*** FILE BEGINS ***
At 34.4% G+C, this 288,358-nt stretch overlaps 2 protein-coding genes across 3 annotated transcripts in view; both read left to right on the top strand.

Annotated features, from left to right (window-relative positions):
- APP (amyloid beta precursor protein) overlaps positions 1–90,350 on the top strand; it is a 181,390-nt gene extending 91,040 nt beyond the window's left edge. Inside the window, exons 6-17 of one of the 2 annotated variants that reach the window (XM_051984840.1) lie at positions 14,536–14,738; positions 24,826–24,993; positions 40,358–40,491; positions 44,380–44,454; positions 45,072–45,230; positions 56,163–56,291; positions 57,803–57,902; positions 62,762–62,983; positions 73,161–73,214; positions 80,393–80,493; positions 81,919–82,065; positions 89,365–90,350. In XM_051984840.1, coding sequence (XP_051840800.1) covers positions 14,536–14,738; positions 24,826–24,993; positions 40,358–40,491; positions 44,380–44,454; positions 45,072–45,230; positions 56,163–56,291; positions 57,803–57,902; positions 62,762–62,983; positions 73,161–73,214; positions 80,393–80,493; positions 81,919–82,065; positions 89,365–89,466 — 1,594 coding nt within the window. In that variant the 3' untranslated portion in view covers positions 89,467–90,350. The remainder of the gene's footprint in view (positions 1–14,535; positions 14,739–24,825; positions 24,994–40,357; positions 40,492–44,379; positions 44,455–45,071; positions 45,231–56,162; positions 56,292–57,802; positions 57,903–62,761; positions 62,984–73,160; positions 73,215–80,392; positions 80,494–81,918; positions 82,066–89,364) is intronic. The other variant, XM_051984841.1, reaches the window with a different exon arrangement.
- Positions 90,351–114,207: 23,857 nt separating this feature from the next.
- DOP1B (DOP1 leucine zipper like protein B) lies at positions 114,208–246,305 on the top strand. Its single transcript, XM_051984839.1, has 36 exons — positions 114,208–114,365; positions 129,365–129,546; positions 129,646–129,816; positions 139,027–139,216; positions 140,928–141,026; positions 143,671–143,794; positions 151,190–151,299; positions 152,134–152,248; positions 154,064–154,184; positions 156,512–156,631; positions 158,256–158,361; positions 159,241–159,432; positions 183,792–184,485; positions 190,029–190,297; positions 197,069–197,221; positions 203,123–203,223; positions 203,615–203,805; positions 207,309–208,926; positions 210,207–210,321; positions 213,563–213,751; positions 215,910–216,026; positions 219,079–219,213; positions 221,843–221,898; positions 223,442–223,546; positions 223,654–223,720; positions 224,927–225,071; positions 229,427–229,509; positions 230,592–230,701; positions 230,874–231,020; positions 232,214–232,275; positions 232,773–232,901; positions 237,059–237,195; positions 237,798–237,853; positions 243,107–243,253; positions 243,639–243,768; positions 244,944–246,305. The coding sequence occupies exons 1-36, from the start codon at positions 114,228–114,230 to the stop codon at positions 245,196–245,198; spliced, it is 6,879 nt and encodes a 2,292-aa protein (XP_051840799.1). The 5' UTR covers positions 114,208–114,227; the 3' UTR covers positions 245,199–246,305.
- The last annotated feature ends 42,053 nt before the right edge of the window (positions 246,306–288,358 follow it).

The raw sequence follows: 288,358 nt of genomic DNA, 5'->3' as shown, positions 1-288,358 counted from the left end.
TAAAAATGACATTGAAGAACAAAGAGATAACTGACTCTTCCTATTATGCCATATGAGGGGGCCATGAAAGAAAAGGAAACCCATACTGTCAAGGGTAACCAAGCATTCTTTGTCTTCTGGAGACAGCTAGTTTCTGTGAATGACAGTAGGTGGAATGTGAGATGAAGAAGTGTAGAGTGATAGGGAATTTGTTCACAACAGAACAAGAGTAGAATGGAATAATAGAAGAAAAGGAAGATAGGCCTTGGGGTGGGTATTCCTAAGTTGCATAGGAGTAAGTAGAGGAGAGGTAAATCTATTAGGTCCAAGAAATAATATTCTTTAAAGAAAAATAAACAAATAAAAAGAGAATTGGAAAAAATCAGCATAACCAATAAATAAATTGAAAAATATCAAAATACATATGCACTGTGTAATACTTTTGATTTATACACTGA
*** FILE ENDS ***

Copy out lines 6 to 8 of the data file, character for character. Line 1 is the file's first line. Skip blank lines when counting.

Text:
- The last annotated feature ends 42,053 nt before the right edge of the window (positions 246,306–288,358 follow it).

The raw sequence follows: 288,358 nt of genomic DNA, 5'->3' as shown, positions 1-288,358 counted from the left end.
TAAAAATGACATTGAAGAACAAAGAGATAACTGACTCTTCCTATTATGCCATATGAGGGGGCCATGAAAGAAAAGGAAACCCATACTGTCAAGGGTAACCAAGCATTCTTTGTCTTCTGGAGACAGCTAGTTTCTGTGAATGACAGTAGGTGGAATGTGAGATGAAGAAGTGTAGAGTGATAGGGAATTTGTTCACAACAGAACAAGAGTAGAATGGAATAATAGAAGAAAAGGAAGATAGGCCTTGGGGTGGGTATTCCTAAGTTGCATAGGAGTAAGTAGAGGAGAGGTAAATCTATTAGGTCCAAGAAATAATATTCTTTAAAGAAAAATAAACAAATAAAAAGAGAATTGGAAAAAATCAGCATAACCAATAAATAAATTGAAAAATATCAAAATACATATGCACTGTGTAATACTTTTGATTTATACACTGA